The definition of fair market value adopted by the professional appraisal community has as its foundation IRS Revenue Ruling 59-60, and is published by the American Society of Appraisers as: “The amount at which property would change hands between a willing seller and a willing buyer when neither is acting under compulsion and when both have reasonable knowledge of the relevant facts.” NOTE 1: The “amount” is always assumed to be cash without terms. Adjustments must be made for the value if terms are involved.
Investment Value on the other hand, represents the value to one particular interested buyer or investor. It is generally higher than fair market value. RATIONALE: The buyer presumably has specific reasons for acquiring the property that motivate him to pay a premium over fair market value.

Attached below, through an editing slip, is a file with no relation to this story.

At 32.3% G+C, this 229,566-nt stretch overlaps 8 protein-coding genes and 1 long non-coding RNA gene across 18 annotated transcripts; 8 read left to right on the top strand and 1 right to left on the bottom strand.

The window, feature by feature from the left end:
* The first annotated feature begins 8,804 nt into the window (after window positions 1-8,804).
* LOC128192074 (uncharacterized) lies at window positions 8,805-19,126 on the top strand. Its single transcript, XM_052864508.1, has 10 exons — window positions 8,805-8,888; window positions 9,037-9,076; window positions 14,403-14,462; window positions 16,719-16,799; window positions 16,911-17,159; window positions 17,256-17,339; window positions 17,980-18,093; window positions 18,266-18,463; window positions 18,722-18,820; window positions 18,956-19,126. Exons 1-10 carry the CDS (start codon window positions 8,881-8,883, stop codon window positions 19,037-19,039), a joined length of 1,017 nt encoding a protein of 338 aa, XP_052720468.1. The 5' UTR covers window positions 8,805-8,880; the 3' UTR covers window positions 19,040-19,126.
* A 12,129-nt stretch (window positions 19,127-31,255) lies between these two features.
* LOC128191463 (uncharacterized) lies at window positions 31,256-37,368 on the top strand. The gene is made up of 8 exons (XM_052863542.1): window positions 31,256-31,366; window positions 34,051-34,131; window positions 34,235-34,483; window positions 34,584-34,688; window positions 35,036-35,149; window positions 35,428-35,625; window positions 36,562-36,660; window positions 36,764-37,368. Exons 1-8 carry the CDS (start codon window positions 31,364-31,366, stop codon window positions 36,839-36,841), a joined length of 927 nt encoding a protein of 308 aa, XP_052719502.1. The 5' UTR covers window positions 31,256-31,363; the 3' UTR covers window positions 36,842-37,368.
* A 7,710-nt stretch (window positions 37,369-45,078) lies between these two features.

Our goal when representing the seller is to find that particular interested buyer who might be willing to pay a reasonable premium over fair market value.
If you know of a business owner who’s thinking of selling or buying a business and who might benefit from a free consultation with us, have them contact me, or any of the M&A professionals at www.bradwaygroup.com
By: Mike Ertel, Transworld M&A Advisors